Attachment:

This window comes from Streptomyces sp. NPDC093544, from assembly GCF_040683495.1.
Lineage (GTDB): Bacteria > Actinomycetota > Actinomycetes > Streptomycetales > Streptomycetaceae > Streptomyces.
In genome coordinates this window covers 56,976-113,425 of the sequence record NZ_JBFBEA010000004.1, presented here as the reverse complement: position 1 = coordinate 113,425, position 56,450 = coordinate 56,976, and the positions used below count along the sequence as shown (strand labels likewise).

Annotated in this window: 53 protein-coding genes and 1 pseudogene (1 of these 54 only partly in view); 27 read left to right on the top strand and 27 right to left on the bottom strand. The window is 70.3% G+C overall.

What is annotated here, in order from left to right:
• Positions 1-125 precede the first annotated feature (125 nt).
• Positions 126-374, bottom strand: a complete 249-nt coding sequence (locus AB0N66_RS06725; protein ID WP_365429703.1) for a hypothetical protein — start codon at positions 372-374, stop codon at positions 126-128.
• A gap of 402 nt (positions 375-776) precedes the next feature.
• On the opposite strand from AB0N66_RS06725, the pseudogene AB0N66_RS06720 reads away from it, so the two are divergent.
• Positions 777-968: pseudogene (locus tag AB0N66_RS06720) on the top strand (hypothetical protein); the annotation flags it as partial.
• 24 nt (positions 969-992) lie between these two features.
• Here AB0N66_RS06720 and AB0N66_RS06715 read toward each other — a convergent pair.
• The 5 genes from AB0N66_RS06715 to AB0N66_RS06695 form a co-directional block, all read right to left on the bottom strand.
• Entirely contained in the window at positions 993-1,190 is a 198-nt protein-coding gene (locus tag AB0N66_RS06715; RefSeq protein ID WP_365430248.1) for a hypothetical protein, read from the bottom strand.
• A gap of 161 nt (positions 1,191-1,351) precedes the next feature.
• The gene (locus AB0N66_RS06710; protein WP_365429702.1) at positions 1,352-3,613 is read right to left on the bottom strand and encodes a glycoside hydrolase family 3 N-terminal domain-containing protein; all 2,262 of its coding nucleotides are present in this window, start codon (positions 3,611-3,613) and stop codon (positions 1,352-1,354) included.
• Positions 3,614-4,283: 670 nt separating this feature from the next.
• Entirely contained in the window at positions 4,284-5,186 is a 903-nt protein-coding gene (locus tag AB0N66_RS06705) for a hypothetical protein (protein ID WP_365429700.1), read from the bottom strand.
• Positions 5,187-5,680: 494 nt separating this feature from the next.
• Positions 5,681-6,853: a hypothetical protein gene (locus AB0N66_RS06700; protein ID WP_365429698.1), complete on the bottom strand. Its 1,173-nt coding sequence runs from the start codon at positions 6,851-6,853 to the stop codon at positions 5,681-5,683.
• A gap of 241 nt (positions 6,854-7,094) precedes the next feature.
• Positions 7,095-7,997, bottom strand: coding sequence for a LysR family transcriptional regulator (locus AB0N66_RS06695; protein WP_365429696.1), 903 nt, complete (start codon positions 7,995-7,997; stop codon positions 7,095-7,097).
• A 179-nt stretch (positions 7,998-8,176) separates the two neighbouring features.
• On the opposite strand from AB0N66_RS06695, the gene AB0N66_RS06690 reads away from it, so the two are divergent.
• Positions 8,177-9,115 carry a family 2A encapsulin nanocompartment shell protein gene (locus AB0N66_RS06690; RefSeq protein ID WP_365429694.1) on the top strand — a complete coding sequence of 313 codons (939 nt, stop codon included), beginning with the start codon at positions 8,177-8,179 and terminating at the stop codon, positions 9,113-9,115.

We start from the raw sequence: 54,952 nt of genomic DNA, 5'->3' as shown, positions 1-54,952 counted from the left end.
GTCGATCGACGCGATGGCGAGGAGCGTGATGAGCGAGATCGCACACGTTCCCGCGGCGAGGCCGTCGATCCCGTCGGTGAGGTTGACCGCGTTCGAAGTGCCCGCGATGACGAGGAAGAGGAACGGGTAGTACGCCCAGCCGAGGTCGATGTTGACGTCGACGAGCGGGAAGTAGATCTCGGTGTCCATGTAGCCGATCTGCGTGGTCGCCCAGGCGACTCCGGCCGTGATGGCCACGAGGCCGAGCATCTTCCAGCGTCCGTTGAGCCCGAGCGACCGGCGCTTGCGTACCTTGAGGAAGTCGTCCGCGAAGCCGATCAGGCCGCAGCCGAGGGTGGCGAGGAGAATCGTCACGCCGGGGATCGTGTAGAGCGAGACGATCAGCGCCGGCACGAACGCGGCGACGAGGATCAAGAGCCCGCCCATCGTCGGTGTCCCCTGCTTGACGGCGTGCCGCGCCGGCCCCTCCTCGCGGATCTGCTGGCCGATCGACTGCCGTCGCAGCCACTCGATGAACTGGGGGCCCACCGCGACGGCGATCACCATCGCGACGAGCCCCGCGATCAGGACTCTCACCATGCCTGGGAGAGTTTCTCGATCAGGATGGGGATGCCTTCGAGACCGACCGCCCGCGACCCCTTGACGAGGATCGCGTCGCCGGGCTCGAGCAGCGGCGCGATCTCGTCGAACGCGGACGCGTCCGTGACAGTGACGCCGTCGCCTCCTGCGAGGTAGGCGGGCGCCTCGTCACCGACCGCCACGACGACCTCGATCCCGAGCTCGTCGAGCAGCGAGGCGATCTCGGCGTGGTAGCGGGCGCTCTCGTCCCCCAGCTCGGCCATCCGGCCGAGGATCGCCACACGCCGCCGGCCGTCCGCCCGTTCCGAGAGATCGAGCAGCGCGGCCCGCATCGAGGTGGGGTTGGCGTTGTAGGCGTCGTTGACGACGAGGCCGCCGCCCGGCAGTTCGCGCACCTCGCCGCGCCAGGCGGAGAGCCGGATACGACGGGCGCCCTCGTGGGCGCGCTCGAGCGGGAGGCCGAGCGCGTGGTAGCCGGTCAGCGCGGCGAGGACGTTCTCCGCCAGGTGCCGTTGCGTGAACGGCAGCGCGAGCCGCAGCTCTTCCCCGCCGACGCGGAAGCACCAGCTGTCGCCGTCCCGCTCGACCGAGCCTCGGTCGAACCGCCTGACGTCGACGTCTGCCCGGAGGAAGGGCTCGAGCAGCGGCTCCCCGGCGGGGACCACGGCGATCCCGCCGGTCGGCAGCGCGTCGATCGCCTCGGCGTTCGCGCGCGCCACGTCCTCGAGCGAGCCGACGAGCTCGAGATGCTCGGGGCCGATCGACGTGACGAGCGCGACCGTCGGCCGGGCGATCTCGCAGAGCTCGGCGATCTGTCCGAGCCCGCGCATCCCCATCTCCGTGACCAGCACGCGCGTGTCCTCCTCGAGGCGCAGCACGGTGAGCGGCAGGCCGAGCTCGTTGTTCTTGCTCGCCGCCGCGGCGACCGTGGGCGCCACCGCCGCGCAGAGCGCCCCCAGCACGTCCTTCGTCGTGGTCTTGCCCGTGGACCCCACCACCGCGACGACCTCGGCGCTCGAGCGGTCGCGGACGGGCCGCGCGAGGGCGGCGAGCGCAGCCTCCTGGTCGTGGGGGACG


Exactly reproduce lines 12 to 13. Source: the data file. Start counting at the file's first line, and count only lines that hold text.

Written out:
• Here AB0N66_RS06720 and AB0N66_RS06715 read toward each other — a convergent pair.
• The 5 genes from AB0N66_RS06715 to AB0N66_RS06695 form a co-directional block, all read right to left on the bottom strand.